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New car laws drive into the books in 2014

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The start of the new year can typically bring with it a host of new highway safety and traffic laws added to the books. As you drive into 2014, be aware of changes in your state and surrounding areas and the impact it could make on how you drive.

Most laws go into effect on Jan. 1, unless otherwise stated.

Child safety

New Hampshire has improved their child passenger safety law to require children under 6 years old to use a child restraint until they are at least 57 inches tall (4 ft. 9 inches), instead of under 55 inches as the existing law states. Once they reach that height, children can move to an adult belt. Safety belts were designed to fit people of a certain stature, not age. Keep it simple and forget about age: We recommend children should ride in a belt-positioning booster until they are at least 4 ft. 9 inches, which typically occurs around 8 to 12 years old.

Distracted driving

A clarification of California’s distracted driving law has made it illegal for young drivers under 18 to use voice-activated texting, handheld, or hands-free calling. Any use of a cell phone is prohibited for these young drivers.

Illinois will be the 12th state to institute a ban on using a handheld cell phone while driving. The state is also increasing the penalties if the use of an electronic device while driving is the cause of an accident.

Vermont has instituted a handheld cell phone ban for drivers going through work zones.

Driver’s license renewal

Nevada is changing how often drivers must renew their driver’s license. Most original licenses and renewals for those who were born in an even-numbered year will be valid for eight years. Residents must renew in person at a DMV office. Renewals for those born in odd-numbered years will be valid for four years at the next renewal in 2014 to 2017, then eight years at the renewal in 2018 and beyond. But for drivers 65 and over, renewals will stay at a four-year cycle.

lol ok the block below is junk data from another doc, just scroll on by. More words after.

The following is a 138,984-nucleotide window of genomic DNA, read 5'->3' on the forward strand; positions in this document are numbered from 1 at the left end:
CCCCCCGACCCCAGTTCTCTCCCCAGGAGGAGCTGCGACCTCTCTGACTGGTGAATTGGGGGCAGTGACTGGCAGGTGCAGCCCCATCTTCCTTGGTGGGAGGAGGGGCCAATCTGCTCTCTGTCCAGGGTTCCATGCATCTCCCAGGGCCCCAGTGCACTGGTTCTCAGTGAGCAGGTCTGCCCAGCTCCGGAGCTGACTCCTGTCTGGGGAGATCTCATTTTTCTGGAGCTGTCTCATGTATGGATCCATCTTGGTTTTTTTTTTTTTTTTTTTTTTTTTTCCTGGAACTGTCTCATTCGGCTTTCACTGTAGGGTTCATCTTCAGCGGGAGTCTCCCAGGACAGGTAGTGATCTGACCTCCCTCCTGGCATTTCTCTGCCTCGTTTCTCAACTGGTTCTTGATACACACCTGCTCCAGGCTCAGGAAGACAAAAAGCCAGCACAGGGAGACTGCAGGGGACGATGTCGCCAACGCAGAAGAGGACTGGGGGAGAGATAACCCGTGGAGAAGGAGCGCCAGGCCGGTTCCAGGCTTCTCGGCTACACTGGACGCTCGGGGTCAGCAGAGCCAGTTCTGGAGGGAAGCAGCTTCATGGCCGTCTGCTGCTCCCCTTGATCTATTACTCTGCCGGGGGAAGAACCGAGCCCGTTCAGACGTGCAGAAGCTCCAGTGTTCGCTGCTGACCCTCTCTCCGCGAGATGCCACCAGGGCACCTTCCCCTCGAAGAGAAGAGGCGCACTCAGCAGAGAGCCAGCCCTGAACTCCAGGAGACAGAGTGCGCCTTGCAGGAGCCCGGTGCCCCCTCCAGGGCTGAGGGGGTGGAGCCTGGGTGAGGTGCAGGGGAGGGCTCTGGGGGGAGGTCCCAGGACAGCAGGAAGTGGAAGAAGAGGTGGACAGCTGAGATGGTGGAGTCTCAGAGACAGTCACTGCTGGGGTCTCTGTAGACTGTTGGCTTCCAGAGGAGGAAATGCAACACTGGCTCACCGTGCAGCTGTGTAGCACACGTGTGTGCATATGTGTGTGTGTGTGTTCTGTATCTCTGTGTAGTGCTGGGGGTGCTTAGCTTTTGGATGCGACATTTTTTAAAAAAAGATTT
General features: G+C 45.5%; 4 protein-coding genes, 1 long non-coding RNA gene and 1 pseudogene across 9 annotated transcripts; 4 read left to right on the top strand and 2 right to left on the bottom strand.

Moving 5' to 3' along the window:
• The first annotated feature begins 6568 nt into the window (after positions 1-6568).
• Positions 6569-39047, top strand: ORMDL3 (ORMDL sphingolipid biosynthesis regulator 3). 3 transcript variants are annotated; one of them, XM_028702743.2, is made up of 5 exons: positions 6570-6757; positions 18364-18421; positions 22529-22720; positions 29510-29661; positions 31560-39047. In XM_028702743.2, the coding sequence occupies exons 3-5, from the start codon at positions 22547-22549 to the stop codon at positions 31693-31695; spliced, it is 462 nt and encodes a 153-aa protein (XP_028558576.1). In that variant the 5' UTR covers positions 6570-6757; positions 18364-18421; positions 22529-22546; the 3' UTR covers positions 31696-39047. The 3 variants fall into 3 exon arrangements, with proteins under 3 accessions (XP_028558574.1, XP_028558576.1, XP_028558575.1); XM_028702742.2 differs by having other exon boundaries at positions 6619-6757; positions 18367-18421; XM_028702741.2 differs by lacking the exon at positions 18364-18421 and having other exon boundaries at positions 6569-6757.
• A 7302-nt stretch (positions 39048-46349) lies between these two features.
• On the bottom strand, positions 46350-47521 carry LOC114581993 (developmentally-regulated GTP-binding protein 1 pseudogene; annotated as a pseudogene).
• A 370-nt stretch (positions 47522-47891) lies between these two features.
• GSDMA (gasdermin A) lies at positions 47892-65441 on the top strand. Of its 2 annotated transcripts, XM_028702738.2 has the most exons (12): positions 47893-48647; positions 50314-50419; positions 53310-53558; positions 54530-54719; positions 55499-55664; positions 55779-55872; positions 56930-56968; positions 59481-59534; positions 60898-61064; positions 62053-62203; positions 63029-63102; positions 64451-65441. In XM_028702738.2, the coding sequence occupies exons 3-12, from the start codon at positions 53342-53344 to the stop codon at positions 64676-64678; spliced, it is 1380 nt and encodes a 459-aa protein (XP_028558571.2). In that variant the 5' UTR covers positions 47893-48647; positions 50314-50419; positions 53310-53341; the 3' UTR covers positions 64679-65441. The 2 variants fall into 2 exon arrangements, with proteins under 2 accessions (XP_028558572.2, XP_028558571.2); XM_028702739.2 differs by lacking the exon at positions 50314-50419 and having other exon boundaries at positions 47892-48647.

Drunk driving

In Colorado, the rules on drunk driving changed. Motorists who lose their driver’s license for one year or longer because of an alcohol-related driving offense may apply for an interlock-restricted license after 30 days without driving. But if the person refused to submit to a blood alcohol or breath test, he will have to wait two months before being allowed to request an interlock-restricted license. Anyone who lost her license for a year or more before Jan. 1, 2014, is eligible to apply for an interlock restricted license on Jan. 1. Regardless of the situation, the person has to keep the interlock on the vehicle for at least two years.

Bicycle safety

On Sept. 16, 2014, California will require drivers to stay at least three feet away when passing bicyclists.

Speeding

Illinois will pass a new law to increase the speed limit from 65 to 70 mph on rural four-lane highways. But the new law also includes an additional safety provision that lowers the limit by 5 mph at which drivers may be charged with excessive speeding. Currently, the threshold for penalties is 31 mph over the limit, but the new law lowers that to 26 mph.

Car seat weight-limit law

In February, the new labeling identifying car-seat weight limits will go into effect all across the country to alert parents and caregivers that LATCH anchors have a maximum combined weight of the child and child seat of 65 lbs. The revised labeling requirements are intended to make it clearer that a child’s weight determines how long LATCH can be used and to make the limit readily identifiable for each seat. Parents will need to take into account the weight of the seat and the weight of their child and determine when they need to move out of LATCH and into the vehicle’s safety belts. Learn more about the rules and how they affect our testing.

The good news is that cars are getting safer with each passing year, and laws also help play a key role in vehicle safety. See our complete guide to car safety.
 

—Liza Barth


 

Copyright © 2005-2013 Consumers Union of U.S., Inc. No reproduction, in whole or in part, without written permission. Consumer Reports has no relationship with any advertisers on this site.

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